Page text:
The village of Radruż was first recorded in documents in 1444. The Orthodox church functioned in it at least from the beginning of the 16th century. It was recorded in 1531. In the fourth quarter of the 16th century, on the site of the original building, it was decided to erect a new one, dedicated to St. Paraskeva, built by a carpenter’s workshop, still firmly rooted in the tradition of wooden Gothic architecture. Its founder was probably the starost of Lubaczów, Jan Płaza, an active participant in political life in the last years of the reign of Sigismund Augustus. In 1583, he issued a privilege for the church in Radruż, which was either its founding act or a document extending the scope of the endowment of the already existing building.
In 1672, the area near Radruż was invaded by Tatars, defeated by the then Marshal and Grand Hetman of the Crown, Jan Sobieski, later King of Poland. Fortunately, the church was not damaged during the fighting, although many inhabitants of the settlement were taken prisoner by the Tatars before the relief arrived.
In the middle of the 18th century, due to many years of neglect, the church was in a bad condition. Renovation works, during which the tower above the women’s porch was demolished and the arcades were transformed, were carried out in the third quarter of that century. Around the middle of the 19th century, the church complex was surrounded by a stone fence, which replaced the previously existing wooden one. Subsequent renovations at the church complex were carried out in 1832 and 1845. In 1927, the liturgical openings in the iconostasis were transformed and minor repairs were made to the building. In 1944, after the displacement of the Ukrainian population, the church was abandoned, and the complex gradually fell into ruin. It was not until 1959-1960 that security works were carried out, and in 1964-1966 a thorough renovation of the monument.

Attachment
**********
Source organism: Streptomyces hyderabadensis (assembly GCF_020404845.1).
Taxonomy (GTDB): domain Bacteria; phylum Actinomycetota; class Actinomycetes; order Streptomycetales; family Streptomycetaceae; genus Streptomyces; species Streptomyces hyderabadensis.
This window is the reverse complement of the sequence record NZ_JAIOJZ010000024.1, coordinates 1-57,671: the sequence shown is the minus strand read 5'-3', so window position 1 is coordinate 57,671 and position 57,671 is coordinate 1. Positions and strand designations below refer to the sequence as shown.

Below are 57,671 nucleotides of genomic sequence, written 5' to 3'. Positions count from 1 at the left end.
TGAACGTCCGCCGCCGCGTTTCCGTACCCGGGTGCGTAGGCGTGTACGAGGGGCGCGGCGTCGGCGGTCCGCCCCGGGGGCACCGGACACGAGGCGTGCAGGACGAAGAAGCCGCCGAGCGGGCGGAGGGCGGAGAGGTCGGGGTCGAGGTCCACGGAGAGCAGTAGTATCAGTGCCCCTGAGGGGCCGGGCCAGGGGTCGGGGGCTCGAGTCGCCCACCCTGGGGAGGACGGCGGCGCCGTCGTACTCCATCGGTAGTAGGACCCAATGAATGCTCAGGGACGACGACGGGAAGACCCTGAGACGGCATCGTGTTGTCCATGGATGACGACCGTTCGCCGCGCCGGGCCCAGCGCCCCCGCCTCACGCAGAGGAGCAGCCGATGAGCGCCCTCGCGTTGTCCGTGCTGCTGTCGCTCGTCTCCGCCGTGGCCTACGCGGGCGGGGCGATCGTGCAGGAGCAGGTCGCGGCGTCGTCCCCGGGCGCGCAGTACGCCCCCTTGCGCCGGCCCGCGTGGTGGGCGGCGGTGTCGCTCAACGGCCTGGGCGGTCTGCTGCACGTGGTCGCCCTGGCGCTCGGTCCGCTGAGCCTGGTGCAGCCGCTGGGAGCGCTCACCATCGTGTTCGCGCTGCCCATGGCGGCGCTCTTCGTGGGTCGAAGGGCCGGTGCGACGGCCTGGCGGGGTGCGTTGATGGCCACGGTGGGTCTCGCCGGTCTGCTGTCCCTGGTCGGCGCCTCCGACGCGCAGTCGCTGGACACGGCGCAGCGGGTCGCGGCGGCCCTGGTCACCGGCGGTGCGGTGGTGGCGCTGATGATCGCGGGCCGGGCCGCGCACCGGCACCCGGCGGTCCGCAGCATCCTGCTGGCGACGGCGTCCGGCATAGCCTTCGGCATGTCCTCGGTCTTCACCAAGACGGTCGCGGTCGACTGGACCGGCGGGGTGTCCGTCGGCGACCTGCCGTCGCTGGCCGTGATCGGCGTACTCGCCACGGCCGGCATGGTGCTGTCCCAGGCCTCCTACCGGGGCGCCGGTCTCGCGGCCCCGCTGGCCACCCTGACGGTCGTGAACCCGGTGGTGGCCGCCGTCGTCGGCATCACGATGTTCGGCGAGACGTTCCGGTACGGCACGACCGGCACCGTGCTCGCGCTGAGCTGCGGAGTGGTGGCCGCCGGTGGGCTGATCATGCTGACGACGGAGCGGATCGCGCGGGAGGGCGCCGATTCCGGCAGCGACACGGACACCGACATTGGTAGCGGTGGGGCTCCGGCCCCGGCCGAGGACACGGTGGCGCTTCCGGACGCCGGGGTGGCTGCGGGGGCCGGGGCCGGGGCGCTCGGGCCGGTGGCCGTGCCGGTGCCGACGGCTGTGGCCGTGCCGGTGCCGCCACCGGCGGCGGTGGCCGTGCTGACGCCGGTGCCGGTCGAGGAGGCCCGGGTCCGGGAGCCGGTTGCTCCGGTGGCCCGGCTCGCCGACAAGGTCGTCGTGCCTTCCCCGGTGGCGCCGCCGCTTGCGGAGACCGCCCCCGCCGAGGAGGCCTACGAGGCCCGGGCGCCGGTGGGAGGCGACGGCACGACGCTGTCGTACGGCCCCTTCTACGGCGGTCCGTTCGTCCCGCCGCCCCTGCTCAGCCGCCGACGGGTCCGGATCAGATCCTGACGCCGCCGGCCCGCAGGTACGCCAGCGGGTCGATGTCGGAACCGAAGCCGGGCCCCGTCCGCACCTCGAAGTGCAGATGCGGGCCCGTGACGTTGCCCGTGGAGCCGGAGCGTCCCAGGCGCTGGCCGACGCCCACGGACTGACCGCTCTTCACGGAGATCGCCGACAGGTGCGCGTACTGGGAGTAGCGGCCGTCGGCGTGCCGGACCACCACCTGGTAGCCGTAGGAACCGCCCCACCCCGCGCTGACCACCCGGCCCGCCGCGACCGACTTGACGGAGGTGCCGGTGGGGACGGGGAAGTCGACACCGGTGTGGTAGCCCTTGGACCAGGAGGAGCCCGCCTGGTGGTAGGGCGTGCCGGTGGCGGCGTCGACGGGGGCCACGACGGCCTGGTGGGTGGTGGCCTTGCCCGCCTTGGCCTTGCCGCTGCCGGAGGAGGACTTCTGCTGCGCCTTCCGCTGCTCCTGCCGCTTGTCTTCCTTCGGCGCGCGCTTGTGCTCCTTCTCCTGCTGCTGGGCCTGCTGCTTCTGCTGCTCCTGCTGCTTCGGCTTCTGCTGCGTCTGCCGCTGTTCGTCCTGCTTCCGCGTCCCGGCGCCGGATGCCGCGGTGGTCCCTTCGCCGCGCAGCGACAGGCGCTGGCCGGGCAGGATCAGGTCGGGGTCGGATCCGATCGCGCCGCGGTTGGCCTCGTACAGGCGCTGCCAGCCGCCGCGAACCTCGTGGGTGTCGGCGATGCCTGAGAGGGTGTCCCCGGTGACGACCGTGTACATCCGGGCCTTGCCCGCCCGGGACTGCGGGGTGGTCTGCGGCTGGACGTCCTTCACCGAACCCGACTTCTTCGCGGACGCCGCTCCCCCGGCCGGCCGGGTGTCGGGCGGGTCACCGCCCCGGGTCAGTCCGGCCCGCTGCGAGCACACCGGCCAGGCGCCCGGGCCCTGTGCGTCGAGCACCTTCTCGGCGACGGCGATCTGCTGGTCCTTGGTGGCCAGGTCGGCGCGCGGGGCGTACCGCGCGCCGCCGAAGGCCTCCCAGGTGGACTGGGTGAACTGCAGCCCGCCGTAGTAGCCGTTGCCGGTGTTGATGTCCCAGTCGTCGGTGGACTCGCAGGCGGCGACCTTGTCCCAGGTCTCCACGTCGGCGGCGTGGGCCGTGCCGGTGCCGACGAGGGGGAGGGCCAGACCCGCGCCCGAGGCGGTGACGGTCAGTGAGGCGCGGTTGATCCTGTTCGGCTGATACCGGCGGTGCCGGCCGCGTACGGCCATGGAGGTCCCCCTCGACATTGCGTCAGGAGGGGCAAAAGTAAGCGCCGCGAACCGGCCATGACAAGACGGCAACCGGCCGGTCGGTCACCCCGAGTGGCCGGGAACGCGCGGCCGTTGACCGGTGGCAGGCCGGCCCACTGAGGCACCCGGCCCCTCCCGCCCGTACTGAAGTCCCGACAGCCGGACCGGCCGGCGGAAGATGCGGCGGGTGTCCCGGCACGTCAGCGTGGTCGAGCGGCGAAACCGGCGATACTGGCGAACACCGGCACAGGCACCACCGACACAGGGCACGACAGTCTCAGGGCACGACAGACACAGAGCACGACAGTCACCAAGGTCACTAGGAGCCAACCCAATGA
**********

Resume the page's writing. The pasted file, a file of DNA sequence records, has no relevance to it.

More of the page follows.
The church was erected in the middle of the village on a slight elevation of the terrain, as a tripartite building of late-Gothic character, orientated towards the cardinal sides of the world. It was made of fir wood (walls framework) and oak wood (base) in a log construction technique, i.e. from wreaths of horizontally arranged logs, joined at the corners with prominent remnants (ends of beams protruding in front the outline of the building). The foundations of the building were made of erratic stone. The roofs and external facades above the arcades (i.e. exposed parts) were covered with shingles.
The church was built on a plan of three squares. The largest, located in the middle, was formed by the highest, two-story nave, topped with a four-sided log dome with one step and a shingle lantern. On the eastern side, a slightly narrower and lower chancel was located, while on the western side a women’s porch, both covered with gable roofs, with a small bell tower above the western part of the women’s porch. Around the entire building, extensive arcades supported on posts were created. They were intended not only to protect against rain, but also to relieve the impressive building visually and structurally. The entrance led from the west to the women’s porch, through a portal with an ogee arch, and through a similar portal directly to the nave from the south.